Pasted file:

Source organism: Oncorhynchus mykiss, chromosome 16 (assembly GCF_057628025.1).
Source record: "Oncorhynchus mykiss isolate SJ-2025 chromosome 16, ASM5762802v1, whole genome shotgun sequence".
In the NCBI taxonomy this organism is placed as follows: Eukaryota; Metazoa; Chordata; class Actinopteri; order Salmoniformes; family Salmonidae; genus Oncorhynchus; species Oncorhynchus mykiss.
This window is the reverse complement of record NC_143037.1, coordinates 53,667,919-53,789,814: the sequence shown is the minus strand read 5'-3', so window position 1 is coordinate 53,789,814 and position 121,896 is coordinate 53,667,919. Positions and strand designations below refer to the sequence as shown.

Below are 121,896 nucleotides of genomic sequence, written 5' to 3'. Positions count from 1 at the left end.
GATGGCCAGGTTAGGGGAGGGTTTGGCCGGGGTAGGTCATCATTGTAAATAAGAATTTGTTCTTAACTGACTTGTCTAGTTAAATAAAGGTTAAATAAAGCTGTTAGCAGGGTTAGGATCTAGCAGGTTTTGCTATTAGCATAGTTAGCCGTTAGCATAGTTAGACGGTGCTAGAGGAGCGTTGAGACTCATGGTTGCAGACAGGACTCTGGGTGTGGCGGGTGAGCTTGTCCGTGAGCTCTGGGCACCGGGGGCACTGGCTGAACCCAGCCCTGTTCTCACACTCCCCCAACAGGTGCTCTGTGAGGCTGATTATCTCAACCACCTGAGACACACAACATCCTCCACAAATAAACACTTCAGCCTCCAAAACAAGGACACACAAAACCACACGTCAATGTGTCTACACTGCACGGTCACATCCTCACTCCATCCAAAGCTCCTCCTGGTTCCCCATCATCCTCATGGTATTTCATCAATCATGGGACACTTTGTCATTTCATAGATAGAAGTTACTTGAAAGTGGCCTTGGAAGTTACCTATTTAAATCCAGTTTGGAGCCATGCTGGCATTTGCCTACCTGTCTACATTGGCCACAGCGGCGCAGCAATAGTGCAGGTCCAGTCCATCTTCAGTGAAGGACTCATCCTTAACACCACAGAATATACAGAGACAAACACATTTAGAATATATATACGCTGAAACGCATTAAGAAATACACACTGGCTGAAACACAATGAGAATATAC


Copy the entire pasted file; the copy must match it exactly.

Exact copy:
Source organism: Oncorhynchus mykiss, chromosome 16 (assembly GCF_057628025.1).
Source record: "Oncorhynchus mykiss isolate SJ-2025 chromosome 16, ASM5762802v1, whole genome shotgun sequence".
In the NCBI taxonomy this organism is placed as follows: Eukaryota; Metazoa; Chordata; class Actinopteri; order Salmoniformes; family Salmonidae; genus Oncorhynchus; species Oncorhynchus mykiss.
This window is the reverse complement of record NC_143037.1, coordinates 53,667,919-53,789,814: the sequence shown is the minus strand read 5'-3', so window position 1 is coordinate 53,789,814 and position 121,896 is coordinate 53,667,919. Positions and strand designations below refer to the sequence as shown.

Below are 121,896 nucleotides of genomic sequence, written 5' to 3'. Positions count from 1 at the left end.
GATGGCCAGGTTAGGGGAGGGTTTGGCCGGGGTAGGTCATCATTGTAAATAAGAATTTGTTCTTAACTGACTTGTCTAGTTAAATAAAGGTTAAATAAAGCTGTTAGCAGGGTTAGGATCTAGCAGGTTTTGCTATTAGCATAGTTAGCCGTTAGCATAGTTAGACGGTGCTAGAGGAGCGTTGAGACTCATGGTTGCAGACAGGACTCTGGGTGTGGCGGGTGAGCTTGTCCGTGAGCTCTGGGCACCGGGGGCACTGGCTGAACCCAGCCCTGTTCTCACACTCCCCCAACAGGTGCTCTGTGAGGCTGATTATCTCAACCACCTGAGACACACAACATCCTCCACAAATAAACACTTCAGCCTCCAAAACAAGGACACACAAAACCACACGTCAATGTGTCTACACTGCACGGTCACATCCTCACTCCATCCAAAGCTCCTCCTGGTTCCCCATCATCCTCATGGTATTTCATCAATCATGGGACACTTTGTCATTTCATAGATAGAAGTTACTTGAAAGTGGCCTTGGAAGTTACCTATTTAAATCCAGTTTGGAGCCATGCTGGCATTTGCCTACCTGTCTACATTGGCCACAGCGGCGCAGCAATAGTGCAGGTCCAGTCCATCTTCAGTGAAGGACTCATCCTTAACACCACAGAATATACAGAGACAAACACATTTAGAATATATATACGCTGAAACGCATTAAGAAATACACACTGGCTGAAACACAATGAGAATATAC